Although they are protected from contamination, the lives of the “glowworms” depend on research, information and the actions of fellow teammates. “You have to have your ‘A’ game every time,” Belanger said.

Wrapped up head to foot, he said the suits can get uncomfortable. “It gets warm in those suits,” Belanger said. “You’re in a little sauna bath.”

Responders are apprehensive and cautious. They rely on their teammates and their extensive preparation to do the job. “You go in and do what you have to do,” Belanger said.

The hazmat team works with bomb squads, but it leaves the handling of any bombs to experts. “We don’t touch bombs,” True said.

The team has traveled throughout Cumberland County dealing with hazardous material spills and investigating foreign substances discovered in various places. In December, the team was called out when packets of white powder were found in Gorham. It proved not to be anthrax. “It turned out to be drugs,” said True, who retired as fire chief in South Portland.

The team’s range also stretches beyond the borders of the county. It could be called to anywhere in the state.

Presumpscot Valley is one of five such teams in Cumberland County. It has been functioning without a written agreement among its member towns, but a formal one is being worked on. “It’s a true regional project,” said Fire Chief Michael Thurlow of Scarborough.

Training, equipment and cost

The team is administered in Gorham. True, a part-time employee paid by the county, works one day each week at a desk in the Gorham Fire Department. He meets with the chiefs once a month.

“The five communities work really well together. The system works very efficiently,” True said.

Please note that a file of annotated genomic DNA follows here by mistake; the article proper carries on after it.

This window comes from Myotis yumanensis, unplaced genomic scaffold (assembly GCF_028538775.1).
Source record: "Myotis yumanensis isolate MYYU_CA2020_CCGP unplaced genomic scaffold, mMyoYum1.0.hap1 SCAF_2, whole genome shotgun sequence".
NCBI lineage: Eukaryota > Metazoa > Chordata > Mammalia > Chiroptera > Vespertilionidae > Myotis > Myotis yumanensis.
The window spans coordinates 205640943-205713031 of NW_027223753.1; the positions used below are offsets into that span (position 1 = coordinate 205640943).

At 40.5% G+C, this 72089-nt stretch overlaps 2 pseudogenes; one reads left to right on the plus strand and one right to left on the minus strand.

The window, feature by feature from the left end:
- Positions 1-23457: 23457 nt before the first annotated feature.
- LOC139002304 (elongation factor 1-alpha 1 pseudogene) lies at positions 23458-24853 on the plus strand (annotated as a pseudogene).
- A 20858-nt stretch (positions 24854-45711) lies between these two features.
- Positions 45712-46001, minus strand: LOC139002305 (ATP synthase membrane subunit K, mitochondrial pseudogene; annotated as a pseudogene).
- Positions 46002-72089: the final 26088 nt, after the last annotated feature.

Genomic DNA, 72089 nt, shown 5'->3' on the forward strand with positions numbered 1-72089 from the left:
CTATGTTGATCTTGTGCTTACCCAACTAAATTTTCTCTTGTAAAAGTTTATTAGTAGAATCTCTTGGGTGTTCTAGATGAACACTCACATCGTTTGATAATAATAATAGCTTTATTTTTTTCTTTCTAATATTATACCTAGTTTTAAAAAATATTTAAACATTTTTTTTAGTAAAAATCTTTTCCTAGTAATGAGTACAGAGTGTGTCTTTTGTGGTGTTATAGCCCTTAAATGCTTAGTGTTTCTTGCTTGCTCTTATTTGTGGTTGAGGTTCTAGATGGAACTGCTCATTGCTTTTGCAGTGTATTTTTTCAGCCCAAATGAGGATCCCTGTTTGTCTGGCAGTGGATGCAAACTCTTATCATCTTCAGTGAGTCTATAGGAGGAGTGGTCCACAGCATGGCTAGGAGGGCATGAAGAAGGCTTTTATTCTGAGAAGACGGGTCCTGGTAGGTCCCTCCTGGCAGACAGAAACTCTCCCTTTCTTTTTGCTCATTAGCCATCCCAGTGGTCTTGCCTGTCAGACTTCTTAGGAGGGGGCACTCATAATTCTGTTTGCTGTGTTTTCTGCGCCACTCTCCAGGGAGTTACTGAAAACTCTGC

Members of the team are paid to attend classes and hands-on training along with their time spent responding to calls. Money to pay for training comes from grants, such as the state grant that paid for Nygren’s class.

When they respond to commercial incidents, Presumpscot Valley Hazmat bills the private businesses responsible for the spills. But the county would be billed in criminal cases. Typically, the team charges $1,000 per hour when it responds to a scene. Lefebvre said incidents each year vary from seven or eight to as many as 15.

The team has its own equipment. It converted a former bread truck and a school bus to haul the team’s gear. The two vehicles are housed in the South Windham Fire Station.

The team has received a $300,000 Homeland Security grant to buy a new truck, which is on the way. Gorham Deputy Fire Chief Ken Fickett said the truck is being designed specifically for hazmat responses.

The truck, which is expected to arrive in December, will be equipped with a computer, a light tower and a research center and will have room for six team members. “It’s a big step forward,” True said.

Greene said the Scarborough Fire Department also has a new truck, which serves as a command post. That truck, which is available to the hazmat team, is equipped with computers and cameras.

Other equipment includes protective clothing for technicians and a $40,000 decontamination tent. Additionally, books about a variety of hazardous materials are always at hand to help responders identify substances and know how to attack situations.

“Terrorists aren’t going to label,” Nygren told the class. “If you have an explosion and don’t know why, bring out the Geiger counter,” he said.

(hazmat 6) – Members of the Presumpscot Valley Hazmat Team work on a quizz in a class of refresher training last week.(hazmat 5) – John True, coordinator of the Presumpscot Valley Hazmat Team, on the left, confers with instructor Allen Nygren in a refresher class last week.(Hazmat 1) – Allen Nygren of Training Technology International instructs the Presumpscot Valley Hazmat Team on how to use a geiger counter.(Hazmat truck 4) – Presumpscot Valley Hazmat Team is getting a $300,000 special designed truck to replace this converted bread truck.